• NO STUDY: TAKING TOO MANY VITAMINS MAY INCREASE CANCER RISK

    Posted April 23, 2015: by Bill Sardi

    News headlines say a new study reveals high-dose vitamins, in particular folic acid, may increase the risk for cancer.  [ABC News April 20, 2015; Science Daily April 20, 2015] But wait. There was no new study.  It was just Tim Byers, an MD at the University of Colorado Cancer Center mouthing off once again against vitamin supplements in a forum at the American Association for Cancer Research.  [Colorado Cancer Blogs]

    Dr. Byers has been on this vendetta against dietary supplements for some time now.  [Journal National Cancer Institute May 16, 2012]

    Dr. Byers fails to note the many contrary studies, including the largest analysis among nearly 50,000 individuals that concluded there was no significant increase or decrease in the risk for cancer as blood levels of folic acid rose. [Lancet March 23, 2013]  Even 40 milligrams/day of folic acid over a period of 3.2 year did not produce an increased risk for cancer. [Journal American Medical Assn. Sept 12, 2007]

    Some of these studies that exonerate folic acid as a cancer-causing vitamin surprisingly included Dr. Byers’ name among the list of co-authors.

    For example, Dr. Byers name is on a paper published in 2013 that said: “there was no overall association with breast cancer at the highest folic acid intake.”  In fact, the report concluded: “Higher intake of folic acid is marginally associated with a lower risk for estrogen receptor negative breast cancer.” [PLoS One 2013]

    In 2008 Dr. Byers named was also listed among investigators who published a paper that said: “Our findings support the idea that moderate doses of folic acid may be protective compared with deficiency, while at some point of sufficiency, supplementation provides no additional benefit.”  [Cancer Epidemiology Biomarkers Prevention Oct 2008]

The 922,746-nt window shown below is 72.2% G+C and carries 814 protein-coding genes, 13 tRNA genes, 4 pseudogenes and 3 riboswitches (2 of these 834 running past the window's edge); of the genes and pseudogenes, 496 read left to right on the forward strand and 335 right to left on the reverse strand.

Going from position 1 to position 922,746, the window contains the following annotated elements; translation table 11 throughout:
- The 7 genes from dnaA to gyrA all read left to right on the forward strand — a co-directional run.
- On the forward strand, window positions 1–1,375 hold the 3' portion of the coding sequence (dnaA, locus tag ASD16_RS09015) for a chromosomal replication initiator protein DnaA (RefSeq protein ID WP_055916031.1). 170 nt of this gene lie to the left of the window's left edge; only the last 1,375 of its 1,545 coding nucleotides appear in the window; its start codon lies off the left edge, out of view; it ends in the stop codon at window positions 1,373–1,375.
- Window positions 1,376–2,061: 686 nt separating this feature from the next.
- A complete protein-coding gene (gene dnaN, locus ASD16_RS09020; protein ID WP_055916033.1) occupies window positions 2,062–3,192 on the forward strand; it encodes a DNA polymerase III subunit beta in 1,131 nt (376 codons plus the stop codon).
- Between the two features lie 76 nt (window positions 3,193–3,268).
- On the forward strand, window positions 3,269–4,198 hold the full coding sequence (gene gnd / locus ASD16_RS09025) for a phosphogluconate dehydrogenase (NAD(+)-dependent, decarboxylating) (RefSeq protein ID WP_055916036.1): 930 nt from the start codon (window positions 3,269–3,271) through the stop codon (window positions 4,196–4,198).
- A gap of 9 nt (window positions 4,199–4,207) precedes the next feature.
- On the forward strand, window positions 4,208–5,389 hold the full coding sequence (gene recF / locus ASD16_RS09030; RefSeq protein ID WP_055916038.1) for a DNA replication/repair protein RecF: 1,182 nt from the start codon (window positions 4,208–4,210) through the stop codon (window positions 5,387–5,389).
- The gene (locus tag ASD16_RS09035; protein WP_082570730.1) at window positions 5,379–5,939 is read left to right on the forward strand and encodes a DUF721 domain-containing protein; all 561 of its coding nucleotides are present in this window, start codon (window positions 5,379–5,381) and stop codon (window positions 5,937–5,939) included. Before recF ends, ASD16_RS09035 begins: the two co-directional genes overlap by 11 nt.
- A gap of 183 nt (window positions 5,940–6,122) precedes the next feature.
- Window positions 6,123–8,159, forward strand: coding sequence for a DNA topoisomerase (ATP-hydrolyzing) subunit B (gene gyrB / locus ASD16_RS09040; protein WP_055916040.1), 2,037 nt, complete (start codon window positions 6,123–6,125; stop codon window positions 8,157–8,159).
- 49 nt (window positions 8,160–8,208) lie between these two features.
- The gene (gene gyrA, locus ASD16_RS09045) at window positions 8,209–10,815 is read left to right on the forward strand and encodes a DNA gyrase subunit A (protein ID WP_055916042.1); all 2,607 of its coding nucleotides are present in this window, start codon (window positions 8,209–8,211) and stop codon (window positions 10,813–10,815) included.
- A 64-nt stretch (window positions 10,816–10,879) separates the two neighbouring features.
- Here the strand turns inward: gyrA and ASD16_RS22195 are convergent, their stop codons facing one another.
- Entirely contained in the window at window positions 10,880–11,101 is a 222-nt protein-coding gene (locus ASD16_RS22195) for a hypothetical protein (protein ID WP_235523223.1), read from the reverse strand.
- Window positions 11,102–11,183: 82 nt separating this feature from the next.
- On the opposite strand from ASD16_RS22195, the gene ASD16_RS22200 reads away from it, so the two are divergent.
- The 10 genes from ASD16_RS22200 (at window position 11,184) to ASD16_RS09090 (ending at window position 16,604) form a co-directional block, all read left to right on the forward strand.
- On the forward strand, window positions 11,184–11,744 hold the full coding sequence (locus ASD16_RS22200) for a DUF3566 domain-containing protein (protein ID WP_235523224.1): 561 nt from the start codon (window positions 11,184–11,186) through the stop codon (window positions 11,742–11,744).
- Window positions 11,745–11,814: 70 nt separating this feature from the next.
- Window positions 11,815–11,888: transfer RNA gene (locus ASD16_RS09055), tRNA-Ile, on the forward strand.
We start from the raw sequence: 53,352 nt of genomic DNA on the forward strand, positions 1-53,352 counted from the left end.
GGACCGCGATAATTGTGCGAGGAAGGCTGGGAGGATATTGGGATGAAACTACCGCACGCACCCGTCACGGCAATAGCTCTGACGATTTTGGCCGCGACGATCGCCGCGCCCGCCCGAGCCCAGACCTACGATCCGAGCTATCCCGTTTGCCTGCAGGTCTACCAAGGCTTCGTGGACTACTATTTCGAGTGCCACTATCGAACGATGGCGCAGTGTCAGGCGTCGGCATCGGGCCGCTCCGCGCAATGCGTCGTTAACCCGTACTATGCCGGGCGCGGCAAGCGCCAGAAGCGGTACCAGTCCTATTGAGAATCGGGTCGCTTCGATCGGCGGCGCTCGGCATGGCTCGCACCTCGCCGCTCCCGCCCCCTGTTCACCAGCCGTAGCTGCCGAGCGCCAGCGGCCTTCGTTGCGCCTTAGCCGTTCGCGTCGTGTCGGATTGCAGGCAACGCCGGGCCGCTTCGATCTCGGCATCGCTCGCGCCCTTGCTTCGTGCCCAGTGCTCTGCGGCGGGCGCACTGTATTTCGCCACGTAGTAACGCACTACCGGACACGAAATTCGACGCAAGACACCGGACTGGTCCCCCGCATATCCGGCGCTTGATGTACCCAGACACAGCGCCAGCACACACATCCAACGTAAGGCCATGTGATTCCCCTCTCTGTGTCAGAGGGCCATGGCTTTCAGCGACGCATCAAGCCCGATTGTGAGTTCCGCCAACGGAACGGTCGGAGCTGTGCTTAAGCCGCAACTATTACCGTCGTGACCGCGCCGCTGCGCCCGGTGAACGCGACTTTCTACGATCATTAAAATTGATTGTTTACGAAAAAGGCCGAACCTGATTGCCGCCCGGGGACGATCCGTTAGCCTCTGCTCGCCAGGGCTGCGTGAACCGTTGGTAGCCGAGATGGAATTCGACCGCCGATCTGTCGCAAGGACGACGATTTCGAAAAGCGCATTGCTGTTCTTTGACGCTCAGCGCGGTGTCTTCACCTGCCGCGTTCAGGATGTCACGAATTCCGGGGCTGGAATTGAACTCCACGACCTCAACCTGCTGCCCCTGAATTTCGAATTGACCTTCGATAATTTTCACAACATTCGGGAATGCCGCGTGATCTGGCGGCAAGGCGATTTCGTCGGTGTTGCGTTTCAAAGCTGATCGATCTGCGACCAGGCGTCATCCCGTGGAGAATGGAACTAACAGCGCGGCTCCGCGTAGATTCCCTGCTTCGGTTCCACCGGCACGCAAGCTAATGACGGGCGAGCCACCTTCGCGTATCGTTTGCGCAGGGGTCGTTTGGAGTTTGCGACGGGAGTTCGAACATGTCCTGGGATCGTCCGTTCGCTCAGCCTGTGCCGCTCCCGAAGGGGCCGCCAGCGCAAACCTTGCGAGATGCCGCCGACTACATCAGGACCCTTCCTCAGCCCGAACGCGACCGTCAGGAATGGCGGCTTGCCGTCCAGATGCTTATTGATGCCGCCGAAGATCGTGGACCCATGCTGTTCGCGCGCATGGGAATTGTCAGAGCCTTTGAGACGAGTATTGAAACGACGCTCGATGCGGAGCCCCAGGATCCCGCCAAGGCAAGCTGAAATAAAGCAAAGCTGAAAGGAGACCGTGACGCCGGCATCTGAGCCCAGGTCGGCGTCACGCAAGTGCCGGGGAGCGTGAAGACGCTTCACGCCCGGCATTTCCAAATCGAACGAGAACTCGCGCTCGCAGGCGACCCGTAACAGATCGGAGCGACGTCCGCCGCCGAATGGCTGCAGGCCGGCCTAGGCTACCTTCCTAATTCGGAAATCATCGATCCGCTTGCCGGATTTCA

Even if high-dose folic acid does increase the incidence and growth of cancer there is no way living cells are healthy without folic acid.   It is clearly documented that without folic acid genes and chromosomes are unstable.  [Advances Nutrition Jan 2012]  Without folic acid cells become cancerous.

    For example, women who are deficient in folic acid run up to a 330% increased risk for cervical pre-cancer.  [Nutrition Cancer 1992] Folic acid supplementation normalizes abnormalities on a Pap smear. [American Journal Clinical Nutrition Jan 1982]

    The following chart displays the colon-rectal cancer mortality rate over a 58-year period with notations when folic acid supplementation began in breakfast cereals and then all cereal grains.  Does it appear to you that folic acid poses a cancer threat?

    chart-deathRates

    Colorectal cancer mortality trends, 1950–2008, in the United States at ages 35–69

    The alleged association between cancer incidence, cancer growth and cancer mortality is that cancer patients tend to take vitamin supplements more so than healthy patients.  For example in one study 14% of cancer treatment survivors initiated dietary supplement use after their diagnosis.  [British Journal Nutrition March 31, 2015]  This can make it appear there is a false increased association between vitamin supplements and cancer.

    Don’t run back to your oncologist to ask him or her whether folic acid supplementation poses a risk for cancer.  One would think physicians would be prepared to answer patient questions about dietary supplement use.  After all, more than 50% of Americans take dietary supplements and up to 70% of cancer patients. [Integrative Cancer Therapy Jan 2015]  In one survey two of three oncologists conceded they were ignorant on how to advise patients taking dietary supplements. [Journal Clinical Oncology Dec 2014]  –©2015 Bill Sardi, Knowledge of Health, Inc.

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